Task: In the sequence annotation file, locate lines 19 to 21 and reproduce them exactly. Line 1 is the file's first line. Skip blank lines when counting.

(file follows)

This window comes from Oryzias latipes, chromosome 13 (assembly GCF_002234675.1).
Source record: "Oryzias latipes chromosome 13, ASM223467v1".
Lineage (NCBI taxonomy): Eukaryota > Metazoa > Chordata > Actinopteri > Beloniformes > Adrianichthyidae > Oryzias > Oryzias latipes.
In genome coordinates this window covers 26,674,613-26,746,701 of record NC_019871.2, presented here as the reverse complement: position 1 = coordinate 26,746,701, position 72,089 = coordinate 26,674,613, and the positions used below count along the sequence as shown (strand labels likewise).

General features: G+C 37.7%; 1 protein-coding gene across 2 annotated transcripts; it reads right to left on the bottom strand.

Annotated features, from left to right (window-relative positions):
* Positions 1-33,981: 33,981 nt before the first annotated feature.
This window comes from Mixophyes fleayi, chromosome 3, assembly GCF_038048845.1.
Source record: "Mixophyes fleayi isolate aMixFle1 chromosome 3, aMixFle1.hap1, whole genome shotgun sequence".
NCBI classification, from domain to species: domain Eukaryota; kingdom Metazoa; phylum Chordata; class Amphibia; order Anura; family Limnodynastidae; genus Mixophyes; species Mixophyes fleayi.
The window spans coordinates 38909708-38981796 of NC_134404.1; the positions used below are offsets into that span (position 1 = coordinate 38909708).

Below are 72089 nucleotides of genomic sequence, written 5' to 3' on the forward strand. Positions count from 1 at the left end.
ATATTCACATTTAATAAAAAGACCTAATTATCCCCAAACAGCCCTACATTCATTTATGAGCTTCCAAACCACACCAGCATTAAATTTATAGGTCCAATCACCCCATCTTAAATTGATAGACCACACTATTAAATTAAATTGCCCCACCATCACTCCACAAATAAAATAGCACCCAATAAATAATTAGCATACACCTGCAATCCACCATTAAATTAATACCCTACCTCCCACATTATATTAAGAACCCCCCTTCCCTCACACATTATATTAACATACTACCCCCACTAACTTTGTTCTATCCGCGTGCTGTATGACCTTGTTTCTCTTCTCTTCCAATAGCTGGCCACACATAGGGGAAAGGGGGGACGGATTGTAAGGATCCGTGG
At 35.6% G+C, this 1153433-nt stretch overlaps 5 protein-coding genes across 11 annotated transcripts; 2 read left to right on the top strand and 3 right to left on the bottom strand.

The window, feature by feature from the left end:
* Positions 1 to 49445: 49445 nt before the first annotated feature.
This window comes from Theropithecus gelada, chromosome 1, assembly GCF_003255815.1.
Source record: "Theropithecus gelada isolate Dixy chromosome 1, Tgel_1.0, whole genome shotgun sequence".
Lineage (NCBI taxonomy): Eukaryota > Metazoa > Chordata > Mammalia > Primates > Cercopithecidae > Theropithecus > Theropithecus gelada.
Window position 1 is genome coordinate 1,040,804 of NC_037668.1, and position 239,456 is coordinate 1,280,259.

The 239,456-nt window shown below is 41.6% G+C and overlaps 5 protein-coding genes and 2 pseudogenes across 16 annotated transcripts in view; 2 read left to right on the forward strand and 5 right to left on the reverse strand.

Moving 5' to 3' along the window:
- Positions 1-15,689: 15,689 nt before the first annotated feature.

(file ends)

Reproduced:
Lineage (NCBI taxonomy): Eukaryota > Metazoa > Chordata > Mammalia > Primates > Cercopithecidae > Theropithecus > Theropithecus gelada.
Window position 1 is genome coordinate 1,040,804 of NC_037668.1, and position 239,456 is coordinate 1,280,259.

The 239,456-nt window shown below is 41.6% G+C and overlaps 5 protein-coding genes and 2 pseudogenes across 16 annotated transcripts in view; 2 read left to right on the forward strand and 5 right to left on the reverse strand.